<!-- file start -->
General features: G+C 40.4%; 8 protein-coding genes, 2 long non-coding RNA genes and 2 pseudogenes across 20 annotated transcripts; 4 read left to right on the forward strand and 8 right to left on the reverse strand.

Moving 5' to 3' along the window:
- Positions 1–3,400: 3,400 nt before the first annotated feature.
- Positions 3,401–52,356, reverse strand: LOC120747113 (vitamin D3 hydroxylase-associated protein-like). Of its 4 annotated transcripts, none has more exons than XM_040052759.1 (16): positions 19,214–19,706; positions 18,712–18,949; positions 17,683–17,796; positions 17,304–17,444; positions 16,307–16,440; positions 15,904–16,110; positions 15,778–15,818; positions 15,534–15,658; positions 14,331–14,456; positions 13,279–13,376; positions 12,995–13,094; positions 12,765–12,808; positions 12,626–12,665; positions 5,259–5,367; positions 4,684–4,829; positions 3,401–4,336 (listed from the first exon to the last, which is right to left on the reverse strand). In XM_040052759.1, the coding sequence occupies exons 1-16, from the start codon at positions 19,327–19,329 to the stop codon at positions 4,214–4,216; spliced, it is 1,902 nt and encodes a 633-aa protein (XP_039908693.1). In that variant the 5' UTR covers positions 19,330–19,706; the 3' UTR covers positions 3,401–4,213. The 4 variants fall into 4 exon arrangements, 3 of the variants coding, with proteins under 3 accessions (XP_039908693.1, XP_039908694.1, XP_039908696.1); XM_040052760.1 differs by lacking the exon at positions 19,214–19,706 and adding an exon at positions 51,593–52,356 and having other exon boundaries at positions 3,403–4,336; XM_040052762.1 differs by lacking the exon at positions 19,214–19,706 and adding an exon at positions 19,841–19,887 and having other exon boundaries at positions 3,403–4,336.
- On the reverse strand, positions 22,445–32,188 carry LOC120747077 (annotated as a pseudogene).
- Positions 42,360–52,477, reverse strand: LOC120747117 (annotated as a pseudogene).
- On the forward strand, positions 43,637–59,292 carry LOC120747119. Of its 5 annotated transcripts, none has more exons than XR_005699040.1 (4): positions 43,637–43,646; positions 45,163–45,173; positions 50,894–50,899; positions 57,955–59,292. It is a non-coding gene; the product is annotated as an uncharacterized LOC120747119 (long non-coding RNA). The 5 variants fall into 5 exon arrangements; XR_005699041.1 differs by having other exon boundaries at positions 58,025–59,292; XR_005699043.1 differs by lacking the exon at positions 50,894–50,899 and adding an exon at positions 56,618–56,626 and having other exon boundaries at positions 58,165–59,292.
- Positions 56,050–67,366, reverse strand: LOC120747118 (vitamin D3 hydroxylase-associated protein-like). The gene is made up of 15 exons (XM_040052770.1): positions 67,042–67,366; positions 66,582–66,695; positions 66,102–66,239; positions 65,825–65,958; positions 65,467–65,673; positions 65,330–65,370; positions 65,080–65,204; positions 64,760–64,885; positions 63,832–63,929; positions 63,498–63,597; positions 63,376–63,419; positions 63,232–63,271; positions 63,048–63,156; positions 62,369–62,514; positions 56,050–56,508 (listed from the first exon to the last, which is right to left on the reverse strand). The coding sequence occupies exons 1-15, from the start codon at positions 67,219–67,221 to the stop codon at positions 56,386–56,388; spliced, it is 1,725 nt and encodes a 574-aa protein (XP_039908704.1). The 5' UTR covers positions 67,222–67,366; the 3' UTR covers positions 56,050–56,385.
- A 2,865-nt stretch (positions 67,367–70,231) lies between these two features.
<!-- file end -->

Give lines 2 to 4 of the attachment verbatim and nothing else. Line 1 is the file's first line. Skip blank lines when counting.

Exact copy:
Moving 5' to 3' along the window:
- Positions 1–3,400: 3,400 nt before the first annotated feature.
- Positions 3,401–52,356, reverse strand: LOC120747113 (vitamin D3 hydroxylase-associated protein-like). Of its 4 annotated transcripts, none has more exons than XM_040052759.1 (16): positions 19,214–19,706; positions 18,712–18,949; positions 17,683–17,796; positions 17,304–17,444; positions 16,307–16,440; positions 15,904–16,110; positions 15,778–15,818; positions 15,534–15,658; positions 14,331–14,456; positions 13,279–13,376; positions 12,995–13,094; positions 12,765–12,808; positions 12,626–12,665; positions 5,259–5,367; positions 4,684–4,829; positions 3,401–4,336 (listed from the first exon to the last, which is right to left on the reverse strand). In XM_040052759.1, the coding sequence occupies exons 1-16, from the start codon at positions 19,327–19,329 to the stop codon at positions 4,214–4,216; spliced, it is 1,902 nt and encodes a 633-aa protein (XP_039908693.1). In that variant the 5' UTR covers positions 19,330–19,706; the 3' UTR covers positions 3,401–4,213. The 4 variants fall into 4 exon arrangements, 3 of the variants coding, with proteins under 3 accessions (XP_039908693.1, XP_039908694.1, XP_039908696.1); XM_040052760.1 differs by lacking the exon at positions 19,214–19,706 and adding an exon at positions 51,593–52,356 and having other exon boundaries at positions 3,403–4,336; XM_040052762.1 differs by lacking the exon at positions 19,214–19,706 and adding an exon at positions 19,841–19,887 and having other exon boundaries at positions 3,403–4,336.